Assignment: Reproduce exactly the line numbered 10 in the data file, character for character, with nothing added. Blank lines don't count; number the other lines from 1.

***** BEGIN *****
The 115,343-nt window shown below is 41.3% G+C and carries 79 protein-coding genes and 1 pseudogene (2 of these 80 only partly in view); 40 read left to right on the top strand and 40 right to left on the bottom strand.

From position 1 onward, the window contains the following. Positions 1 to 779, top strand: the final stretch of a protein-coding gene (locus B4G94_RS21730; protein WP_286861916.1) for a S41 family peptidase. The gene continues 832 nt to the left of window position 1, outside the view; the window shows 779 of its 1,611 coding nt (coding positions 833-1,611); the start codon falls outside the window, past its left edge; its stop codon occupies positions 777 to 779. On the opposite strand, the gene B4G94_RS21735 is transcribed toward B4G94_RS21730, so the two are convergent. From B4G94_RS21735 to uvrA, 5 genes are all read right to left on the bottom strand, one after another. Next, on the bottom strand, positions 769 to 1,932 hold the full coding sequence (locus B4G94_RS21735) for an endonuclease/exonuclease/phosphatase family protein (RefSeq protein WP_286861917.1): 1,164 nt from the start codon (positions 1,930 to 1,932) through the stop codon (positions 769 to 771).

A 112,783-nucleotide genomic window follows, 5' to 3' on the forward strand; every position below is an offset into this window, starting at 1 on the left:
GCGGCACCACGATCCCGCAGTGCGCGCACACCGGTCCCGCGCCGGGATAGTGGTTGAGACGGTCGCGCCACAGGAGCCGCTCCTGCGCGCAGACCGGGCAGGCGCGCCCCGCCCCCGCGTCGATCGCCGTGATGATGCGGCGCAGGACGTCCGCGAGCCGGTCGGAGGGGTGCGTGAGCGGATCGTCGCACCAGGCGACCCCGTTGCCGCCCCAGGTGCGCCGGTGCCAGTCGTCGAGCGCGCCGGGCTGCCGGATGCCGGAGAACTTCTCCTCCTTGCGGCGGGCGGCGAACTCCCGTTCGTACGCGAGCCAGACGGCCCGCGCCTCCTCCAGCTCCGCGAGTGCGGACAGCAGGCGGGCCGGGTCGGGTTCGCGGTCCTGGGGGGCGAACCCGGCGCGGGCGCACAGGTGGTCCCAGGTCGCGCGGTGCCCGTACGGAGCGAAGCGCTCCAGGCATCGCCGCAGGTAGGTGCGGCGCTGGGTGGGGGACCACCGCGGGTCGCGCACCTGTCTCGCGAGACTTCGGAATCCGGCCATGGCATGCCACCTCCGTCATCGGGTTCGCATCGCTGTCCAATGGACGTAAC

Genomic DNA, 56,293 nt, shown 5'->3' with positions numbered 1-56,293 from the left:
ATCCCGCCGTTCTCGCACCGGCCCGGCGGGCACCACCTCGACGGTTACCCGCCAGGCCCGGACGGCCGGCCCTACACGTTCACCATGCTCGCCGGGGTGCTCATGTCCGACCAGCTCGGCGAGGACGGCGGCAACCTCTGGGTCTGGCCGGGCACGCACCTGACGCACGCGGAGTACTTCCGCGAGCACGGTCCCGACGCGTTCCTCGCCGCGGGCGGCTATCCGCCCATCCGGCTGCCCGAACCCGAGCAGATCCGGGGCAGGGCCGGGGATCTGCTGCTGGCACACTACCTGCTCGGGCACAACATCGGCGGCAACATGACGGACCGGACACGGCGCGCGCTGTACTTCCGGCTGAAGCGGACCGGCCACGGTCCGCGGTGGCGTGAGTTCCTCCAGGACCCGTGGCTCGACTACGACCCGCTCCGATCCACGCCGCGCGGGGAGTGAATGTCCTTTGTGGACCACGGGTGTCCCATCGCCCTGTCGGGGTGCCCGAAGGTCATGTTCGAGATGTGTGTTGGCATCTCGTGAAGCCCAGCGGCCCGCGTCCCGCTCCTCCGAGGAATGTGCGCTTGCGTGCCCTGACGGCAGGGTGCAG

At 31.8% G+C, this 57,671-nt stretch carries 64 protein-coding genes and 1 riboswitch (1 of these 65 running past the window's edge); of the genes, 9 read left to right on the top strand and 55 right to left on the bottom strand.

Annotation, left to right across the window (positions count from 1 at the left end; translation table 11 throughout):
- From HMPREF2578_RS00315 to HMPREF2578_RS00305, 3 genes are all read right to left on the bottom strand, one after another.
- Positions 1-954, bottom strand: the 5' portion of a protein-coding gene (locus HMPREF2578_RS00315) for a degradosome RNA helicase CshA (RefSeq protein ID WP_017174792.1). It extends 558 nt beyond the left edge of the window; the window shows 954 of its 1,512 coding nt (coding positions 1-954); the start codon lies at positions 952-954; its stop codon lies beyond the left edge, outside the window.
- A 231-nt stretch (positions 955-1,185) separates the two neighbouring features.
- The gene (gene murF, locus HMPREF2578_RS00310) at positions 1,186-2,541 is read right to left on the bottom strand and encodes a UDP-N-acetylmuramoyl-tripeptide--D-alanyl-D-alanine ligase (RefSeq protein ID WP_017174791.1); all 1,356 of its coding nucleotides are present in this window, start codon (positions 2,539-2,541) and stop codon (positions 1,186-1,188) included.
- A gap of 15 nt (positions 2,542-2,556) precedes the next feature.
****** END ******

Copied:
- Positions 1-954, bottom strand: the 5' portion of a protein-coding gene (locus HMPREF2578_RS00315) for a degradosome RNA helicase CshA (RefSeq protein ID WP_017174792.1). It extends 558 nt beyond the left edge of the window; the window shows 954 of its 1,512 coding nt (coding positions 1-954); the start codon lies at positions 952-954; its stop codon lies beyond the left edge, outside the window.